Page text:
“We know that over half of private dentists are treating some children for free. Many dentists - whether private or not – would like the option to see children and vulnerable people in an NHS capacity. Due to the current restraints of the NHS contracts in England and Wales, this is not possible. Private and mixed dentistry has a vital role to play in supporting patients. We’ve got to work together to reform the contracts and ensure children are getting the care they need.

Catherine Rutland, dentist and Clinical Director at Denplan and Simplyhealth

Oral health education is a key part of everything we do at Dentaid The Dental Charity. This fantastic partnership with Denplan will help us expand our BrightBites programme and deliver these important messages about diet, toothbrushing, teeth and the importance of regular dental care to 90,000 children across the UK.  Many of our projects see us working with families at highest risk of social exclusion and we want to particularly focus our efforts on helping these children to learn about the importance of good oral health so they can get into good habits that will help them keep their teeth and mouths healthy.

Andy Evans, CEO of Dentaid

Reasons to smile

Despite the shocking data revealing how some children are suffering, the report found that most parents were aware of the importance of looking after their children’s teeth: 87% of respondents agreed that good oral health habits in childhood improve lifelong oral health and more than eight in ten (84%) parents say their children brush their teeth at least twice a day.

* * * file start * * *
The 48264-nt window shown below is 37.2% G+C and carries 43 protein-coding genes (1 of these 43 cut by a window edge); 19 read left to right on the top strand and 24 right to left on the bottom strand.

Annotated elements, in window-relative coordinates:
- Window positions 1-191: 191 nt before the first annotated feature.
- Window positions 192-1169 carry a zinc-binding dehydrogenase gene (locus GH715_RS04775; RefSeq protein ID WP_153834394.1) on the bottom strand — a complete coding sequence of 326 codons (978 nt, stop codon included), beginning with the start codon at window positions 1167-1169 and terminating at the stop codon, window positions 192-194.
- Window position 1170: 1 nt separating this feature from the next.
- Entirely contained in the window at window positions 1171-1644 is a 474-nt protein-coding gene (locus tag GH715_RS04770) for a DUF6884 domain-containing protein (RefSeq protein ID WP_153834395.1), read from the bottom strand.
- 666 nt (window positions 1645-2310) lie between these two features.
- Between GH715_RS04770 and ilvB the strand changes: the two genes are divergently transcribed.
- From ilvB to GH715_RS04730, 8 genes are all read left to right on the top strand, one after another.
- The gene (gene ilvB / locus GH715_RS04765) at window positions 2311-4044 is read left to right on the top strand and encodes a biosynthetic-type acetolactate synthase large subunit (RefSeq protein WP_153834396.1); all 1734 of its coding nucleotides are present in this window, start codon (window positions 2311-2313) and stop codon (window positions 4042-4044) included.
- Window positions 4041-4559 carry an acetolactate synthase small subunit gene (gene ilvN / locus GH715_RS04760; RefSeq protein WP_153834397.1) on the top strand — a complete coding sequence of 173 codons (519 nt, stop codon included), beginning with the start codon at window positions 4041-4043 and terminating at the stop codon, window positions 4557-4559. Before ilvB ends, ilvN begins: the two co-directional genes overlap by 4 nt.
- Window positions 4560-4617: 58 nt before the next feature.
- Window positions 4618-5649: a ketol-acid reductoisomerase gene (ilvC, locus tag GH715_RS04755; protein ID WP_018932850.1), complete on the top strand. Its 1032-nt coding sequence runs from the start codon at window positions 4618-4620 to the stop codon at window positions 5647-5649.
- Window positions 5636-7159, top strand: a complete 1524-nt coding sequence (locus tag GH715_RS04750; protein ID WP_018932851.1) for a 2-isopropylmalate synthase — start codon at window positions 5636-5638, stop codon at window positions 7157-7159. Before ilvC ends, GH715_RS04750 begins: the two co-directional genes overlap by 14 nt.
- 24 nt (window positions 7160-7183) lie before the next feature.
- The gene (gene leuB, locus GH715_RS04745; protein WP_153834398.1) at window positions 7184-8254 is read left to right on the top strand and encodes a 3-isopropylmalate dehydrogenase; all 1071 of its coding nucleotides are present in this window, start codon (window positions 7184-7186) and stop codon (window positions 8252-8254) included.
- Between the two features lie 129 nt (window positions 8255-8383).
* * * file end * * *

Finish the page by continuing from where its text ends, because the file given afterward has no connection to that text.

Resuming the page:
Parents who regularly visit their dentist were most likely to have taken a child in for check-ups in the last six to 12 months (75%), though almost half of those who never visit the dentist themselves had still taken a child.

Over half of private dentists (51%) have offered children free dental services, according to Finlayson Media Communications’s Dentistry Census 2023[3].

Top tips for looking after your children’s teeth

●       Teach your children how to brush from as soon as they get their milk teeth.

●       Always use a fluoride-based toothpaste.

●       Practice brushing for two minutes by setting a timer or playing a two-minute song (e.g. Blippi’s here).

●       Take your child to your dentist appointment with you as soon as they have baby teeth, so they become familiar with the setting. The dentist can then assess how regularly they need to visit.

Denplan’s 2023 Oral Healthcare Report was published on 31 October and is available to read here.

About the Denplan Oral Healthcare Report 2023 

Between 30 June and 10 July 2023, Deltapoll surveyed a representative sample of 5,101 adults in Great Britain. The data have been weighted to be representative of the adult population of Great Britain as a whole. Please refer to the Oral Healthcare Report from Denplan and Simplyhealth to see the data outlined in this release. Of all respondents, 1755 had children aged under 16.

To find out specifically how many days of school were missed in the past year, Deltapoll interviewed 1,996 adult respondents in Great Britain online between 24th and 27th November 2023. At least 15,563,006 school days were calculated to have been missed due to dental problems.


[1] In Autumn 2022, 125,222 pupils were away from the classroom more often than not, compared to 60,244 in Autumn 2019 (Source: Department of Education).

[2]Health profile for England, 2017: https://www.gov.uk/government/publications/health-profile-for-england/chapter-5-inequality-in-health

[3]FMC Dentistry Census 2023 – data collected June 2023, published December 2023.